Wednesday, August 15, 2012


I heard an interesting little tidbit on the radio station I listen to the other day about habits – about how hard it is to get back into a habit after a period of inactivity.
Of course, I immediately started thinking about some of my habits, and how difficult it was to make them a part of my routine.
Flossing, for one.  
My Granny has worked for close to 3 decades for a pediatric dentist office.  She saw kids come into their office with mouths full of cavities.  She swore her grandchildren would not be like that.  And so she taught us the basic habits of dental hygiene, and it worked.  I went to the same dentist office that she works at until I got married, and I’m proud to report that I have never had a cavity.
Of course, we were without dental insurance until I started working full-time last year, and I decided I should probably find a dentist office that didn’t have murals of jungle scenes painted on the walls.
I walk in full of confidence that despite the fact that I hadn’t been to a dentist in a couple of years, my teeth would be in tip-top shape.
Sure, my teeth looked great, no cavities…but I had been skipping a pretty crucial step in my dental hygiene.  Flossing.
I had developed the beginnings of periodontal disease.  They even gave me a pamphlet to go into more detail…YIKES!
I had to sit at the dentist’s office, mouth wide open and completely numb for TWO hours while a hygienist scraped my gums.  Not fun.  
All because I didn’t take a few minutes every day to floss.
You better believe almost every single night, I take time to floss (and rinse with Listerine).  It took me having to go through that horrible procedure (and even worse – sore gums for days afterwards) to get it through my head that flossing is important.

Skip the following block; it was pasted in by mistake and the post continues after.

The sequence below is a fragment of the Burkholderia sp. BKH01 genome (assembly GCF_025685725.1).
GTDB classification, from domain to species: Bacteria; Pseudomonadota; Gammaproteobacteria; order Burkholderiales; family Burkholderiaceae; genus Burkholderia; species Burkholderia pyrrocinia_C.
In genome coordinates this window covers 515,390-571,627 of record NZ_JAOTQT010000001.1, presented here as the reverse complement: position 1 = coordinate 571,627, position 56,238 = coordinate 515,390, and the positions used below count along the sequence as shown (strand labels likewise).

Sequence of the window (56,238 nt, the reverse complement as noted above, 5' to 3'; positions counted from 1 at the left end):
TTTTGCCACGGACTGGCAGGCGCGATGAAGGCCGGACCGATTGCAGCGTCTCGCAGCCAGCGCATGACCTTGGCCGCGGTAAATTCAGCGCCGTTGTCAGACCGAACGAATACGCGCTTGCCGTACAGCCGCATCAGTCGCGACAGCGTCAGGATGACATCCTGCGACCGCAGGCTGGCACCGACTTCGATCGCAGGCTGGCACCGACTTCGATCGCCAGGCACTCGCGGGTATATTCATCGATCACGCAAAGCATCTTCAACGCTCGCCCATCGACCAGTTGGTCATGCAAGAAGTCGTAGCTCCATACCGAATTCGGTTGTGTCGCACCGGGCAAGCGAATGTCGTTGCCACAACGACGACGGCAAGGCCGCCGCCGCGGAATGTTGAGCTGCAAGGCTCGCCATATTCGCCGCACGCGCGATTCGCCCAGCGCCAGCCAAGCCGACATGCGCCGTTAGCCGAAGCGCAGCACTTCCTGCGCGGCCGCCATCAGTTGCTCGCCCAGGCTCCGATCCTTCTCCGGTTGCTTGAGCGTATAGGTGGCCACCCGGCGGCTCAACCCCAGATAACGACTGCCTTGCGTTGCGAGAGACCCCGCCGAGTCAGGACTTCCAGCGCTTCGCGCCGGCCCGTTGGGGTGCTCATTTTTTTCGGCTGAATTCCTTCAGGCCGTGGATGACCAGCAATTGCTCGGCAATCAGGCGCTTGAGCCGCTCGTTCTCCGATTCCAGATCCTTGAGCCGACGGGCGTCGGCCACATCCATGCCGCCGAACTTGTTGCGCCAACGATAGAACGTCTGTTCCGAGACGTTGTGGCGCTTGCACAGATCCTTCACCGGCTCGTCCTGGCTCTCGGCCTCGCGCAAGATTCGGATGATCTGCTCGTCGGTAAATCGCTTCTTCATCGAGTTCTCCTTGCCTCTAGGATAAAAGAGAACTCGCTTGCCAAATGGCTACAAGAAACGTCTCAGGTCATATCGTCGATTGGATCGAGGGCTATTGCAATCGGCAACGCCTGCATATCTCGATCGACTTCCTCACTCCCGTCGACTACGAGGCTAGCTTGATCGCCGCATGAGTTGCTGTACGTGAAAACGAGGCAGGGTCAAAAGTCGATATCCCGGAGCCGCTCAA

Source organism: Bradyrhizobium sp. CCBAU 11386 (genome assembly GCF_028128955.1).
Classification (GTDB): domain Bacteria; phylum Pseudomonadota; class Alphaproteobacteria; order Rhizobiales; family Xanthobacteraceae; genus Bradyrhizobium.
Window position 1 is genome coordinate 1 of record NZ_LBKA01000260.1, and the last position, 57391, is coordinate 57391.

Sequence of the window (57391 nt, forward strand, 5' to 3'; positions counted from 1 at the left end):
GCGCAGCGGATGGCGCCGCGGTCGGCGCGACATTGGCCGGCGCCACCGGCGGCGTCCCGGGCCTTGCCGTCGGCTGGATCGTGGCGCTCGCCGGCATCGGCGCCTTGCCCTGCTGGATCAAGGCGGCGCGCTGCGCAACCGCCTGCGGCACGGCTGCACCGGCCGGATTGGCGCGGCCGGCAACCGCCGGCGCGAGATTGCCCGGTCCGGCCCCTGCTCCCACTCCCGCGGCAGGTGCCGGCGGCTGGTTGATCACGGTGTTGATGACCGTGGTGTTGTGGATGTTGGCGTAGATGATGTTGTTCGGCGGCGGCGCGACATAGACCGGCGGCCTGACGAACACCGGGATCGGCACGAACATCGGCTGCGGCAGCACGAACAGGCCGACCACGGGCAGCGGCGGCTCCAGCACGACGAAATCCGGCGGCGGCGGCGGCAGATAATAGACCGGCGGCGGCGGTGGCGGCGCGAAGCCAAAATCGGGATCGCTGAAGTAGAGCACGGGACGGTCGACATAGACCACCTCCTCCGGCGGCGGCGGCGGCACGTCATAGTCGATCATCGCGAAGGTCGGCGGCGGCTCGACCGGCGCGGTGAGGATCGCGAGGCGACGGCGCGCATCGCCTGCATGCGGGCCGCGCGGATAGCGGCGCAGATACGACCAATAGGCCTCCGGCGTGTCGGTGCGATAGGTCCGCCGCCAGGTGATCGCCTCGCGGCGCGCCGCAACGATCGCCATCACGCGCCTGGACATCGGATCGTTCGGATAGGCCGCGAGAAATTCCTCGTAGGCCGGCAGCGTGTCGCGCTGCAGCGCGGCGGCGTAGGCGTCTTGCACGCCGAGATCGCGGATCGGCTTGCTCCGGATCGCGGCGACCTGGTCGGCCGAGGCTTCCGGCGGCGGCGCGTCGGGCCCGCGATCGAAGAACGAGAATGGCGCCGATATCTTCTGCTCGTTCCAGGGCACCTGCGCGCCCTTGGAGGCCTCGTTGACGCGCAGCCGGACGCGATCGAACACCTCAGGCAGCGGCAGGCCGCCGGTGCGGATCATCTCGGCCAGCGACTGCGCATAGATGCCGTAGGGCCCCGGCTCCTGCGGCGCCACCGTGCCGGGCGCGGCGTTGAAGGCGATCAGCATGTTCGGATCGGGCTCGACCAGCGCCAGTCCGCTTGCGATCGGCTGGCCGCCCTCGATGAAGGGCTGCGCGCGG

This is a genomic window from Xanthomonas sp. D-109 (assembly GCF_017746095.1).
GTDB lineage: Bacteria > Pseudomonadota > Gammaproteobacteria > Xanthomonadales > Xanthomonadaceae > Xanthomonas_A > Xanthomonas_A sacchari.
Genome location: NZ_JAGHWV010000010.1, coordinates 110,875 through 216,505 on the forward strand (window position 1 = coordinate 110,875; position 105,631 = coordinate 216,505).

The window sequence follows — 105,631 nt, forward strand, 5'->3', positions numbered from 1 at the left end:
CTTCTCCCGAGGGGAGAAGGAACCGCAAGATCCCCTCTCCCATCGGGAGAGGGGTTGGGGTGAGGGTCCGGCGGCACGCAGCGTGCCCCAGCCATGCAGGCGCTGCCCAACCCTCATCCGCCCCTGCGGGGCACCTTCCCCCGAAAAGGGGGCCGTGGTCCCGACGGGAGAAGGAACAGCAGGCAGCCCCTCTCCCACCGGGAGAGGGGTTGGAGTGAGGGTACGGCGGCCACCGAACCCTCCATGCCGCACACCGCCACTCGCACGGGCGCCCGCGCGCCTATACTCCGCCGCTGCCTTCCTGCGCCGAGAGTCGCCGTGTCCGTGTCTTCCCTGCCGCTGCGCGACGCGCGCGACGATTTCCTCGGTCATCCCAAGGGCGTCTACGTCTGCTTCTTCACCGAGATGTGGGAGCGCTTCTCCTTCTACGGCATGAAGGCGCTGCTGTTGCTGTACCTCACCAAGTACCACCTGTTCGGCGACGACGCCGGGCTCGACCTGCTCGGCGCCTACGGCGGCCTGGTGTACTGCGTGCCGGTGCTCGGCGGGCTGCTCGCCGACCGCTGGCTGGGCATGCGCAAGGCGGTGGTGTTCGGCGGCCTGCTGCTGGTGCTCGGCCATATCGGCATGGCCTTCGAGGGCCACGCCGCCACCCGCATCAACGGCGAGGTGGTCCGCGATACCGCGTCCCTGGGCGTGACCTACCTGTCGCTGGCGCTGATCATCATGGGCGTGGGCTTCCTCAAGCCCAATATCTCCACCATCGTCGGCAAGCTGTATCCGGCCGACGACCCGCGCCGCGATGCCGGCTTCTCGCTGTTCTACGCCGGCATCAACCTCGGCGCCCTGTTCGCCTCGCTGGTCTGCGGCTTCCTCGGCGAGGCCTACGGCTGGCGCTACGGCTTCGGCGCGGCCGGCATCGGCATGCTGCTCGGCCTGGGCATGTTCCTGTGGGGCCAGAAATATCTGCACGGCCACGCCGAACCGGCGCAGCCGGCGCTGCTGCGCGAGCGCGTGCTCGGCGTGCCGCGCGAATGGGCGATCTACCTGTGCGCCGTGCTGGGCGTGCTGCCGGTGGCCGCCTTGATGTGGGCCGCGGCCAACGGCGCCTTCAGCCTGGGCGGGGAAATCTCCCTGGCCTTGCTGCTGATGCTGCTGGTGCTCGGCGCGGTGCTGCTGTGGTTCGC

And that’s how it feels with other habits that are important to me – church, time studying the Word, time one-on-one with my husband – I have to work at making them a part of my life.  
Are they essential to my well-being and happiness?  Absolutely.
Do I sometimes have to hit rock bottom to realize how important they are to me?  You betcha. 
But that’s the thing…I am completely and utterly committed to making time for these things – I will move things around, re-schedule, stay up later than normal, get up earlier in the morning - you name it, I will do it.
That’s how important they are to me.
So, I challenge you – write down a list of those habits that you are having a hard time “fitting in” to your schedule.  Identify open or unused time during your day when you can fit in some time with your hubby or time when you can sit down and read a devotional.  
You will notice a change – trust me.
Do it now.  Don’t wait until you are full of Novocain and unable to speak for half a day…because, well, that’s just not fun for anyone involved.  
Here’s my list of hopeful habits – habits I’m hoping to merge into my schedule permanently:
  1. Blogging
  2. Bi-weekly date nights
  3. Monthly volunteer/service projects
  4. Weekly women’s fellowship/mentoring sessions – anyone, help?
But be sure you live out the message and do not merely listen to it and so deceive yourselves. For if someone merely listens to the message and does not live it out, he is like someone who gazes at his own face in a mirror. For he gazes at himself and then goes out and immediately forgets what sort of person he was. But the one who peers into the perfect law of liberty and fixes his attention there, and does not become a forgetful listener but one who lives it out—he will be blessed in what he does.
James 1:22-25


  1. Great post! :-) I struggle with making (and keeping) good habits! I need prioritize my goals and make those the habits and keep out and weed out the other things that cloud the process! :-)

  2. Love this and relate to this is more ways than one! Thanks for the reminder :)